The Ones That Got Away

"It's a cold world out there.... Sometimes I think I'm getting a bit frosty myself."

Thus begins the conceptual gem from New York undergrounders Cannibal Ox. Capturing the cold, disjointed way of life offered up to many lower-income youth lucky enough to have been born in the Statue of Liberty's shadow, this album reminds us of a hungry hip hop era gone by. Hip hop has successfully found its way from the inner city to the burbs, getting glossier every step of the way. And though MTV may flash images of rappers drinking Mo't and rocking ice, the ghetto kids who gave birth to this art form are for the most part still trapped in the ghetto.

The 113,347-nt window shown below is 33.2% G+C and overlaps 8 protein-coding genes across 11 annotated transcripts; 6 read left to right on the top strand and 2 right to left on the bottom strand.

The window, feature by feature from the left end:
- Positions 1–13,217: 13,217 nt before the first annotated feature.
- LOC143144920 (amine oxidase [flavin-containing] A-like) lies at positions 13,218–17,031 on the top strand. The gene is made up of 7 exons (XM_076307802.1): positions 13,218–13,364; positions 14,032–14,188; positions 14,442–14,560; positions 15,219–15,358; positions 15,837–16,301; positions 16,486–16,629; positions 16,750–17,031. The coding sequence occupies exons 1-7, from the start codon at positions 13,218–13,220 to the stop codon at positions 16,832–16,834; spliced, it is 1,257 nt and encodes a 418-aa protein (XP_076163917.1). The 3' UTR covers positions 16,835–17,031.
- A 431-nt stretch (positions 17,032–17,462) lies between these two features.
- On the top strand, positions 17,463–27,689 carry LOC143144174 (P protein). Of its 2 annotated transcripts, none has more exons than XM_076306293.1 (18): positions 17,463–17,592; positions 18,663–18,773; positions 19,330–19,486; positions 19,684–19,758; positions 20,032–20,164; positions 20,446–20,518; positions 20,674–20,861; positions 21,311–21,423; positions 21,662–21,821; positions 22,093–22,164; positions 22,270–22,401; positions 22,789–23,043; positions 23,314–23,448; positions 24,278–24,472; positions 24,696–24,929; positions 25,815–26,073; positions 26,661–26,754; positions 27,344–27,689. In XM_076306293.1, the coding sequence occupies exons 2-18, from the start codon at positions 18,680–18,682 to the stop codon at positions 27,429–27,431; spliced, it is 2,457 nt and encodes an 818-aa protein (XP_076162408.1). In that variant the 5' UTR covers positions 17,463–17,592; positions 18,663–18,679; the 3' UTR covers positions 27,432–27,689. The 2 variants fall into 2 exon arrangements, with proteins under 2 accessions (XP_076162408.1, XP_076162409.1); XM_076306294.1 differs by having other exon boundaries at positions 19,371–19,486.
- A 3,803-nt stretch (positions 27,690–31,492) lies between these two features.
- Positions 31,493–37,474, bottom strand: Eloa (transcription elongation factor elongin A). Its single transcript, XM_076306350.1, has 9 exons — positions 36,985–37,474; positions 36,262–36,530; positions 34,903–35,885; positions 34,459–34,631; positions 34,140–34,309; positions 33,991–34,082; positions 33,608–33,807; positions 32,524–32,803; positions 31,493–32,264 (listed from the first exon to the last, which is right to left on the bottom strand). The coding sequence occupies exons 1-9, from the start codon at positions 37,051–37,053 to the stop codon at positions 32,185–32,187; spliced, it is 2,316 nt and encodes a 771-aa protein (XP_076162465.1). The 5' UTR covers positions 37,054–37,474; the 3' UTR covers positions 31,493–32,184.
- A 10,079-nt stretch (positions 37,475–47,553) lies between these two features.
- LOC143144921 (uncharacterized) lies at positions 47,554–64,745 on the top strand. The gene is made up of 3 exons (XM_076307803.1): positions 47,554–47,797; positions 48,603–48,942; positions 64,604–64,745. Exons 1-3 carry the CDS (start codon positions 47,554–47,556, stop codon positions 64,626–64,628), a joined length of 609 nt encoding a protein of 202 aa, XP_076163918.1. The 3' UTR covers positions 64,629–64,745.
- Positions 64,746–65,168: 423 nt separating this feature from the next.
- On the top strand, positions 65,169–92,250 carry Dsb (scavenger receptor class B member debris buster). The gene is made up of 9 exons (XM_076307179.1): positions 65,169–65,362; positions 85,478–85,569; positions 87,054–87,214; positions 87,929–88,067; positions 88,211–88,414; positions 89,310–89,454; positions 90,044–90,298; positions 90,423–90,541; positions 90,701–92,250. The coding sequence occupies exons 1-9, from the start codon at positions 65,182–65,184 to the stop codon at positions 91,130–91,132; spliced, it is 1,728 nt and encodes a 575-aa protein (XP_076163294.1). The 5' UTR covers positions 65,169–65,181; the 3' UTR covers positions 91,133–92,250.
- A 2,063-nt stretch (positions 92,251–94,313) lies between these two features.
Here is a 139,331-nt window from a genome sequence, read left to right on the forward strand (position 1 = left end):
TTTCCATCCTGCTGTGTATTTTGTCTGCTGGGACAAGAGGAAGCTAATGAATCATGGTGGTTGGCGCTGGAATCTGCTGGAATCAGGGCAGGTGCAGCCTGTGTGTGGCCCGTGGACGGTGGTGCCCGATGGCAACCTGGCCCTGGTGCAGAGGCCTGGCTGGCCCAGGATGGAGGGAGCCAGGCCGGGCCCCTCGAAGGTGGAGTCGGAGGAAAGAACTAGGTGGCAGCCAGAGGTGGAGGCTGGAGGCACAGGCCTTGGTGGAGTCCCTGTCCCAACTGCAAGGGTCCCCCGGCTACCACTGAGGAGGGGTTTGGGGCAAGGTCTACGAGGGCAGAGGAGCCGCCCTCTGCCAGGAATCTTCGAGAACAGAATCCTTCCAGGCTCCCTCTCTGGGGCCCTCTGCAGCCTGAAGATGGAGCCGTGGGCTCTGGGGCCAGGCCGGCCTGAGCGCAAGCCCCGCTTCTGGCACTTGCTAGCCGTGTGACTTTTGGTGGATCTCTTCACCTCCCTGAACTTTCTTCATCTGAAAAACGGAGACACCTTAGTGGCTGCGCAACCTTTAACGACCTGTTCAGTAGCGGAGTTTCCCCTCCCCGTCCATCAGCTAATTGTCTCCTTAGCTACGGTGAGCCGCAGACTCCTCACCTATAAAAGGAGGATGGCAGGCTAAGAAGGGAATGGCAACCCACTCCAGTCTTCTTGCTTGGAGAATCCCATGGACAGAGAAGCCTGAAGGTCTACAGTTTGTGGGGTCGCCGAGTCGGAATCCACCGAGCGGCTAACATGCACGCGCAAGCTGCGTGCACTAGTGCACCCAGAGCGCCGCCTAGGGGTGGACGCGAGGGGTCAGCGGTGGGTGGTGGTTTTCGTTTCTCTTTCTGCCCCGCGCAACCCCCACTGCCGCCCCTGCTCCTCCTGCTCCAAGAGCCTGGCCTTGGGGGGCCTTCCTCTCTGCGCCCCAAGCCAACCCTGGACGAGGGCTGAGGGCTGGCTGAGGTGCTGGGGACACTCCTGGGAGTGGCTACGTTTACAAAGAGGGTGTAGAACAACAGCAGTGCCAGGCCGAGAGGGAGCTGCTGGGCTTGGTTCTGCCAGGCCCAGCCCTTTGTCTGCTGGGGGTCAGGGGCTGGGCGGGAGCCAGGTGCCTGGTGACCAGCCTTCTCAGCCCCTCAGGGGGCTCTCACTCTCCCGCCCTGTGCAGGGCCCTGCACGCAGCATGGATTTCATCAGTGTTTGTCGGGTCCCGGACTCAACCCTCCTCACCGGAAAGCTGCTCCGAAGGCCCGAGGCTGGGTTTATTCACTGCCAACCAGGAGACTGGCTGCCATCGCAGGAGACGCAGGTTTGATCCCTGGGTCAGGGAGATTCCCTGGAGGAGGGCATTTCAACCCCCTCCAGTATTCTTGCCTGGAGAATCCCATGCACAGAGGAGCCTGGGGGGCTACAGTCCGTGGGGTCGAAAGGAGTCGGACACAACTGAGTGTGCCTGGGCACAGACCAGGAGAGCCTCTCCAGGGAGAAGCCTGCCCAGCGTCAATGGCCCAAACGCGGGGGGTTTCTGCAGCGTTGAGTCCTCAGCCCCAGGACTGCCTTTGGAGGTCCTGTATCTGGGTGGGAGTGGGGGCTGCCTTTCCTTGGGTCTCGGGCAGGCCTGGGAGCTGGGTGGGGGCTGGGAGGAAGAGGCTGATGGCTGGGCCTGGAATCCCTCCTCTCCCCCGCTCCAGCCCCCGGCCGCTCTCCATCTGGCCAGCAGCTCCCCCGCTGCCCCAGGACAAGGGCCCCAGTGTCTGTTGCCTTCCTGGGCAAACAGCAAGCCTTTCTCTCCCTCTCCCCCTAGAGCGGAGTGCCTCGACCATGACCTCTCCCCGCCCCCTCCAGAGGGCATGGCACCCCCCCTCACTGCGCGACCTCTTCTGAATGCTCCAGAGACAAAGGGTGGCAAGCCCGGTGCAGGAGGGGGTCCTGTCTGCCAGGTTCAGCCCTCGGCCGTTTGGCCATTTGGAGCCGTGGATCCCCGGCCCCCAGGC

This ghetto, or "The Cold Vein," gave birth to two MCs, Vast Aire and Vordul Megilah, who effortlessly blend true street grit with high-minded intelligence. The lyrics do not immediately come across as overly conceptual, but anyone who gives this album a serious listen will begin to see brilliance hidden within the folds. Themes of birds, metal, and cold pop up again and again, challenging the listener to constantly re-evaluate exactly what is being said. What makes this a classic album, however, is the brilliant production of El P, whose skills occupy a plane other beatsmiths only glimpse in dreams. The beats are cold and mechanical, like the gears of the capitalist machine in which so many are ground up and spit out. Beats, rhymes and creativity combine to form a true work of art.

--Chas Reynolds


Share and discuss “The Ones That Got Away” on social media.